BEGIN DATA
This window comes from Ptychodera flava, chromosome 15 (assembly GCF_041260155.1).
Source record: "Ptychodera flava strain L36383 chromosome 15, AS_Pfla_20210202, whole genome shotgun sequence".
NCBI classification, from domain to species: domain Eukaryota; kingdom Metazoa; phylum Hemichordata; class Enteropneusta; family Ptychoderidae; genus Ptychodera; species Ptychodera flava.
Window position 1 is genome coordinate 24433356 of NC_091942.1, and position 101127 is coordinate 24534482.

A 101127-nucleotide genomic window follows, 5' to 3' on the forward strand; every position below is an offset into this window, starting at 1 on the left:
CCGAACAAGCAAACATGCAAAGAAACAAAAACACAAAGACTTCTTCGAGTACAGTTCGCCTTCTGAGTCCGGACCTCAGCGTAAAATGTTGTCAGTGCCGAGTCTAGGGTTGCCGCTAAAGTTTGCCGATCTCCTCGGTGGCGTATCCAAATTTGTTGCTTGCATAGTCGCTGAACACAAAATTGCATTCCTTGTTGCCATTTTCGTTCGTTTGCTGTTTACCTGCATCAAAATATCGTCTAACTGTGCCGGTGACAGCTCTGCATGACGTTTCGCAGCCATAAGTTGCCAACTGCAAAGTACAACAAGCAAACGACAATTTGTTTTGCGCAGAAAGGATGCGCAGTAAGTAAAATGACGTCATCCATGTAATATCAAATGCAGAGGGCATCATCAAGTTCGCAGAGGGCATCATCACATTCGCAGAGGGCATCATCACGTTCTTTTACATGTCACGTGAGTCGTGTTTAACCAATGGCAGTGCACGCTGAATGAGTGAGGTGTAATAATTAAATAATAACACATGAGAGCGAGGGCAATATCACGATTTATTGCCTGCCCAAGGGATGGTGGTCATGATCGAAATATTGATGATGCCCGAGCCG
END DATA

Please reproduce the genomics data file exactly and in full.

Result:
This window comes from Ptychodera flava, chromosome 15 (assembly GCF_041260155.1).
Source record: "Ptychodera flava strain L36383 chromosome 15, AS_Pfla_20210202, whole genome shotgun sequence".
NCBI classification, from domain to species: domain Eukaryota; kingdom Metazoa; phylum Hemichordata; class Enteropneusta; family Ptychoderidae; genus Ptychodera; species Ptychodera flava.
Window position 1 is genome coordinate 24433356 of NC_091942.1, and position 101127 is coordinate 24534482.

A 101127-nucleotide genomic window follows, 5' to 3' on the forward strand; every position below is an offset into this window, starting at 1 on the left:
CCGAACAAGCAAACATGCAAAGAAACAAAAACACAAAGACTTCTTCGAGTACAGTTCGCCTTCTGAGTCCGGACCTCAGCGTAAAATGTTGTCAGTGCCGAGTCTAGGGTTGCCGCTAAAGTTTGCCGATCTCCTCGGTGGCGTATCCAAATTTGTTGCTTGCATAGTCGCTGAACACAAAATTGCATTCCTTGTTGCCATTTTCGTTCGTTTGCTGTTTACCTGCATCAAAATATCGTCTAACTGTGCCGGTGACAGCTCTGCATGACGTTTCGCAGCCATAAGTTGCCAACTGCAAAGTACAACAAGCAAACGACAATTTGTTTTGCGCAGAAAGGATGCGCAGTAAGTAAAATGACGTCATCCATGTAATATCAAATGCAGAGGGCATCATCAAGTTCGCAGAGGGCATCATCACATTCGCAGAGGGCATCATCACGTTCTTTTACATGTCACGTGAGTCGTGTTTAACCAATGGCAGTGCACGCTGAATGAGTGAGGTGTAATAATTAAATAATAACACATGAGAGCGAGGGCAATATCACGATTTATTGCCTGCCCAAGGGATGGTGGTCATGATCGAAATATTGATGATGCCCGAGCCG